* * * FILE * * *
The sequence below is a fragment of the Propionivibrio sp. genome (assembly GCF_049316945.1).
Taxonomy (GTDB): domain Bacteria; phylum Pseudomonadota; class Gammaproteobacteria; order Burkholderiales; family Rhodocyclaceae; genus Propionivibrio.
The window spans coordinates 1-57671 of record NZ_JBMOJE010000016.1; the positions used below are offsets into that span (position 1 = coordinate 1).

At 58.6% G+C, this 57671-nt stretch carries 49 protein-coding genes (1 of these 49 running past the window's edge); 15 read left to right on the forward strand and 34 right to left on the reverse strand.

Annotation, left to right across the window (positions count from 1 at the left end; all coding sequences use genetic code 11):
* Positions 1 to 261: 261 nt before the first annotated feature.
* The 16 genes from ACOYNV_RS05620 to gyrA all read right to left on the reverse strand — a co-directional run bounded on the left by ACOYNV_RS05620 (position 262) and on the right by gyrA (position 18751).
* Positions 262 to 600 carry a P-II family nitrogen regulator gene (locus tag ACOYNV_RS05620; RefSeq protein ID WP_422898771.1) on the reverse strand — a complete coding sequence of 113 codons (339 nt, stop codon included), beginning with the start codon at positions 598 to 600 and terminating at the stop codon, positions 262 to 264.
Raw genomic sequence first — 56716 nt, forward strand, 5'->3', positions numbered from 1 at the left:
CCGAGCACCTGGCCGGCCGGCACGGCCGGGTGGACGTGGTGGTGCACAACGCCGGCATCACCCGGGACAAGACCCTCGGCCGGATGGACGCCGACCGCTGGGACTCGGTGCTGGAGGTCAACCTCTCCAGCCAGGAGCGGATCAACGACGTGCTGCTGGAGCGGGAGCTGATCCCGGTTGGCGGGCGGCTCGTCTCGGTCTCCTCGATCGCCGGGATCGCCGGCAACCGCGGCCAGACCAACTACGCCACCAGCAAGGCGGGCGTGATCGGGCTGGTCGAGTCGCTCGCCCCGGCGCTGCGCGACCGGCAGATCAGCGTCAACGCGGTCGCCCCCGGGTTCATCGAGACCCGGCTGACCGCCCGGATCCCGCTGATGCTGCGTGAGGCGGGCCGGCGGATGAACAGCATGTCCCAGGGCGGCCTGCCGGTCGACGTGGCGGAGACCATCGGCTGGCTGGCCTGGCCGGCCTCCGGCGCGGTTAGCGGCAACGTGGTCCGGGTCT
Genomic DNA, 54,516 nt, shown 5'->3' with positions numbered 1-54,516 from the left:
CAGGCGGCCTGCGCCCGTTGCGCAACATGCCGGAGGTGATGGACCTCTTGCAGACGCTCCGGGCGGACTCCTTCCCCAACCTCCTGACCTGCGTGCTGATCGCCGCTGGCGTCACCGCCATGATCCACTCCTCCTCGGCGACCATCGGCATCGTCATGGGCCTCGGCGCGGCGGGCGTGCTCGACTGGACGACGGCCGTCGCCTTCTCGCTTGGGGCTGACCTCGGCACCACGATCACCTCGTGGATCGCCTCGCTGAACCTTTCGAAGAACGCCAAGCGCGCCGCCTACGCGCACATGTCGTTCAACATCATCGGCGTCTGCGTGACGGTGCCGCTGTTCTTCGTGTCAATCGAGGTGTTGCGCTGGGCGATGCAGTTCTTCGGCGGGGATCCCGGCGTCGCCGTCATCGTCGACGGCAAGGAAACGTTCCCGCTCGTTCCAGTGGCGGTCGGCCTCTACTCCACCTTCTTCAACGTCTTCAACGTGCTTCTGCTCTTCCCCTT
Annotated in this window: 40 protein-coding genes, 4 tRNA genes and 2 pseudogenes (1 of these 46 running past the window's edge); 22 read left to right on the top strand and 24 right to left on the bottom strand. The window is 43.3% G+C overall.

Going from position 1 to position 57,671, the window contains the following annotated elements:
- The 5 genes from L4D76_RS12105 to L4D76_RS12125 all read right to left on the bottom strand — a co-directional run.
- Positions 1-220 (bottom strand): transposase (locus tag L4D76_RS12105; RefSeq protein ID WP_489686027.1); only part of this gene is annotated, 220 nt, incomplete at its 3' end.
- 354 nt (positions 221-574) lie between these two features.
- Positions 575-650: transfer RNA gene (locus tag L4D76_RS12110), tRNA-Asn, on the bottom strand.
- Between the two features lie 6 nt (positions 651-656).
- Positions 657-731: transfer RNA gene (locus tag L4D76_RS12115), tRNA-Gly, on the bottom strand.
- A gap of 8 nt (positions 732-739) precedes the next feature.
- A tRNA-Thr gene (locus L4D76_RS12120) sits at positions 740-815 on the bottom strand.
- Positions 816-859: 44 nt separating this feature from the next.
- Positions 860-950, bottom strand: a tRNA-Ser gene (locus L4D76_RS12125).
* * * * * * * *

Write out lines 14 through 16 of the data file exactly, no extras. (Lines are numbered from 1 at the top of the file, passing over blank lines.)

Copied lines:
Going from position 1 to position 57,671, the window contains the following annotated elements:
- The 5 genes from L4D76_RS12105 to L4D76_RS12125 all read right to left on the bottom strand — a co-directional run.
- Positions 1-220 (bottom strand): transposase (locus tag L4D76_RS12105; RefSeq protein ID WP_489686027.1); only part of this gene is annotated, 220 nt, incomplete at its 3' end.